Mother’s milk – our first vaccination

02 May, 2013

A mother’s antibodies passed on to her baby may be the main reason childhood vaccinations have been so successful and why science has battled so long, and with little success, to tackle chronic infections and tumours in adults, according to a leading immunologist.

Laureate Professor Rolf Zinkernagel, who completed his Nobel Prize winning research at The John Curtin School of Medical Research (JCSMR) at The Australian National University, says high levels of antibodies passed on to children by their mothers may help with the effectiveness of childhood vaccines.

"Protection against infections seems to depend on pre-existing antibodies at the time of infection. So if we don’t have any naturally occurring antibodies our immune system struggles to fight the infection. This has serious implications for how we think about old vaccines and how we apply ourselves to discovering new ones," Professor Zinkernagel said.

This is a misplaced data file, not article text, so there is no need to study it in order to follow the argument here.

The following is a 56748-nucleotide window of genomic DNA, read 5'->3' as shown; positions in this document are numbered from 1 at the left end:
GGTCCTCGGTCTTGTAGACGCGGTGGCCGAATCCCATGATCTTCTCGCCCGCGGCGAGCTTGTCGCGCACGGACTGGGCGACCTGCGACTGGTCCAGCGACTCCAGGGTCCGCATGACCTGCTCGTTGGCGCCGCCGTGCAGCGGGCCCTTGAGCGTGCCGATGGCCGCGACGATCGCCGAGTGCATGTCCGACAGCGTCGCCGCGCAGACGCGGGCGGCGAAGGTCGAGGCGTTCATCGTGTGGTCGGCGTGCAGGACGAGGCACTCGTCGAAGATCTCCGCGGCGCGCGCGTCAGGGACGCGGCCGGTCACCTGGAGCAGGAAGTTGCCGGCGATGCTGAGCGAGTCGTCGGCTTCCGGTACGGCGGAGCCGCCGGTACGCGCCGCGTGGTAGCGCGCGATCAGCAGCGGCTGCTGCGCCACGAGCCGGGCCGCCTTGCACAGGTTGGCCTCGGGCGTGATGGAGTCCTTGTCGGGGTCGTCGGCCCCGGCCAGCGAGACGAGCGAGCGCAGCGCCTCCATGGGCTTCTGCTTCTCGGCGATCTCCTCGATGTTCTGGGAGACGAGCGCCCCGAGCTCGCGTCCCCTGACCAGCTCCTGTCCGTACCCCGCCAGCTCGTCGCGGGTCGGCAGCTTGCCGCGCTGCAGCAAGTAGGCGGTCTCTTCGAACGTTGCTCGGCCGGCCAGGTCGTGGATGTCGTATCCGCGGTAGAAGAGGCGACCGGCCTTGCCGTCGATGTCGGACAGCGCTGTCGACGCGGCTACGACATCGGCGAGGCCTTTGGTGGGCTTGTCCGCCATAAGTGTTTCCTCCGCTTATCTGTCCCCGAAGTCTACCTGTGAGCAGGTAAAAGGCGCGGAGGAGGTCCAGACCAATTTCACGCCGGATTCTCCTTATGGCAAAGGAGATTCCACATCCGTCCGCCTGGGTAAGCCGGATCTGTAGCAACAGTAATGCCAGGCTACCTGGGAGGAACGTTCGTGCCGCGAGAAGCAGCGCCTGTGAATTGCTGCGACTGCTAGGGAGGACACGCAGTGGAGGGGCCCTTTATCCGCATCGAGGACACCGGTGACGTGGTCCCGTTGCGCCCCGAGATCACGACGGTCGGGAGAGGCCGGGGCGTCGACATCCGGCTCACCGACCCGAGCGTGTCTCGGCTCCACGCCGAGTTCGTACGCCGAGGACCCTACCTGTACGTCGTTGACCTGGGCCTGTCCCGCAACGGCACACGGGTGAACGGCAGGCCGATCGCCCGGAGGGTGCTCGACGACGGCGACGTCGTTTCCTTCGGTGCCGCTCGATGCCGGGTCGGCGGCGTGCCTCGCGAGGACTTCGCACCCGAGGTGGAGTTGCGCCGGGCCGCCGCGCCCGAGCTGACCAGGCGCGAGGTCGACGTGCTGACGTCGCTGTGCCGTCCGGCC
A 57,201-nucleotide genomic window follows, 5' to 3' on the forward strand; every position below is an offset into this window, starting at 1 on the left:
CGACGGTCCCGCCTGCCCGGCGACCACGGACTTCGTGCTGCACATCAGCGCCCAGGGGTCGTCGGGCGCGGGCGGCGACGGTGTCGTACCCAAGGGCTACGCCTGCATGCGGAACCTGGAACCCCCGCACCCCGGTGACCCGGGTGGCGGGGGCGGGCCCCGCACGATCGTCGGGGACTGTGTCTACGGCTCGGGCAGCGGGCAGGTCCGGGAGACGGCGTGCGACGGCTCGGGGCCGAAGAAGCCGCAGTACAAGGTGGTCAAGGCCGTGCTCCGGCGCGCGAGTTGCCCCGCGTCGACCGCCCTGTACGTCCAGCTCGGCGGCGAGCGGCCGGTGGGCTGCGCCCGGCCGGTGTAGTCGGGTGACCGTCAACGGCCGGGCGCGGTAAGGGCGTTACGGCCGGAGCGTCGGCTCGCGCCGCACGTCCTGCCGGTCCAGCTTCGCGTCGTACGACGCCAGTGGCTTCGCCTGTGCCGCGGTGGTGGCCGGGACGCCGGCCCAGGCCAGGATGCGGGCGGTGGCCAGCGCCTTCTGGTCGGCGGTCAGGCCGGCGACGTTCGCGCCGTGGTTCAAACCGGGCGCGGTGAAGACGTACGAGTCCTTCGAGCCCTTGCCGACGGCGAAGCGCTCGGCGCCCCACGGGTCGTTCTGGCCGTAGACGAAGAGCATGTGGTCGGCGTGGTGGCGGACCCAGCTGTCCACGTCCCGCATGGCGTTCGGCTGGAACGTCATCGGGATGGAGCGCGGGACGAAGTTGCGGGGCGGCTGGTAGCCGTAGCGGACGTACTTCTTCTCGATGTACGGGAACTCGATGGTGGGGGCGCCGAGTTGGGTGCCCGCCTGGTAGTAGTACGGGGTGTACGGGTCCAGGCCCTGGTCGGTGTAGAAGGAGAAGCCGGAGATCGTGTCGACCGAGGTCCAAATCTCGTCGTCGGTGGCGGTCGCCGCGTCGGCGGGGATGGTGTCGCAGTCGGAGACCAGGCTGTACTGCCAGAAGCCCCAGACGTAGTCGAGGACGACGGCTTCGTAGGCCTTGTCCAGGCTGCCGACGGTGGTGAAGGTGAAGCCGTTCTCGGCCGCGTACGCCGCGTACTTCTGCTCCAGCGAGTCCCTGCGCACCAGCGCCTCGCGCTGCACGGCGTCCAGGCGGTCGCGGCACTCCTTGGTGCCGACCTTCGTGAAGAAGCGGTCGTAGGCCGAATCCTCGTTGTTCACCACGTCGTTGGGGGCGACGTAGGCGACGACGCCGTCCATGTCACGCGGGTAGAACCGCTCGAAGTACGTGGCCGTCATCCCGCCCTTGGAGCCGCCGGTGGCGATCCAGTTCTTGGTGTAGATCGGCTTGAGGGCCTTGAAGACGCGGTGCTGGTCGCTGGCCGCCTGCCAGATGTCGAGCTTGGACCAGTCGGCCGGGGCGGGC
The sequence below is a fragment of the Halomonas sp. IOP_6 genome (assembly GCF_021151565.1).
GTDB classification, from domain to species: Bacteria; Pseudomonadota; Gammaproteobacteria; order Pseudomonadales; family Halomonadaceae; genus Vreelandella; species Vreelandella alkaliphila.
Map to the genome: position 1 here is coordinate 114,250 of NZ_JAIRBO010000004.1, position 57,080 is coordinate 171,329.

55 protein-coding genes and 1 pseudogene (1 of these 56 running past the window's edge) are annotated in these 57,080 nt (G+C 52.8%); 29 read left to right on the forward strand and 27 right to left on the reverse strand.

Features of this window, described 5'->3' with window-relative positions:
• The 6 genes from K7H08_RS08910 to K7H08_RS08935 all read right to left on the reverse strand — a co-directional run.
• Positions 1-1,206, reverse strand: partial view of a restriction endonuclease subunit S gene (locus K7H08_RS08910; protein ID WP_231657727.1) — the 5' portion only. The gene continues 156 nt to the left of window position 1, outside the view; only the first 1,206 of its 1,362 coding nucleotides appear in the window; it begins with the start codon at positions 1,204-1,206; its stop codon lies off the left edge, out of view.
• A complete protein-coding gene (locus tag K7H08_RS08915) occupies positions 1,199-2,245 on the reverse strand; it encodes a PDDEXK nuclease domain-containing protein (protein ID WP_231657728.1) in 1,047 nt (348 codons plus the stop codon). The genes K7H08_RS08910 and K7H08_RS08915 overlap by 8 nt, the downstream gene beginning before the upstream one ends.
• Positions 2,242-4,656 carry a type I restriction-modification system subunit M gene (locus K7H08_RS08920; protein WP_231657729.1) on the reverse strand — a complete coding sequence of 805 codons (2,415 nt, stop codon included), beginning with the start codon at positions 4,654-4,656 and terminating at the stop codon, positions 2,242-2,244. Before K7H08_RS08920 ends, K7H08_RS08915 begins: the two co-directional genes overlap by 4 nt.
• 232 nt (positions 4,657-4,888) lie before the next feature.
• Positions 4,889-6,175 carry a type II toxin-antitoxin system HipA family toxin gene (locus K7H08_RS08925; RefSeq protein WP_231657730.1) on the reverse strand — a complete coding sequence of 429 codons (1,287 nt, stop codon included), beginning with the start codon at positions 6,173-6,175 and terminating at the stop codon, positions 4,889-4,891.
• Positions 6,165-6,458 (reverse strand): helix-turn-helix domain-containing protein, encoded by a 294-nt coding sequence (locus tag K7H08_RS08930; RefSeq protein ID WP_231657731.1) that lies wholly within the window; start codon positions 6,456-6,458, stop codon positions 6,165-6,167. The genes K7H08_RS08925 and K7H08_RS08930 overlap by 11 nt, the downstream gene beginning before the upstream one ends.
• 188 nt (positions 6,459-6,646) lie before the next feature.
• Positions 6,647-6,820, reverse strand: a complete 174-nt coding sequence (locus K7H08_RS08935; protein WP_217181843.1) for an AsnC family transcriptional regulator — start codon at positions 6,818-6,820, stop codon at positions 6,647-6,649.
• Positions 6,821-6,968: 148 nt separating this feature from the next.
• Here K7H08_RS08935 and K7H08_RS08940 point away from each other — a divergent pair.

Professor Zinkernagel is joined in the JCSMR Director’s 'Health through Discovery' Public Lecture Series by his colleague Laureate Professor Peter Doherty, with whom he shared the Nobel Prize in Physiology or Medicine for their immunological studies.

Despite there being a great deal of scientific knowledge available to the public, there is often an incorrect bias on some advances over others and little to guide people to the 'right' knowledge base. Professor Doherty cites the climate change debate as a good example.

"We may be barraged with deliberate misinformation with relation to areas like human-caused climate change. Who is telling the truth, and how do we separate the informed and sincere observer from the snake oil salesman?" he said.

Professor Doherty says the media’s lack of interest and understanding of science is contributing to an ill-informed community.

"The real problem with science communication is that our society newspapers are going backwards. There is no advertising money in science; there is advertising money in anti-science, such as in health foods and natural medicines. Where can people get real information?" he said.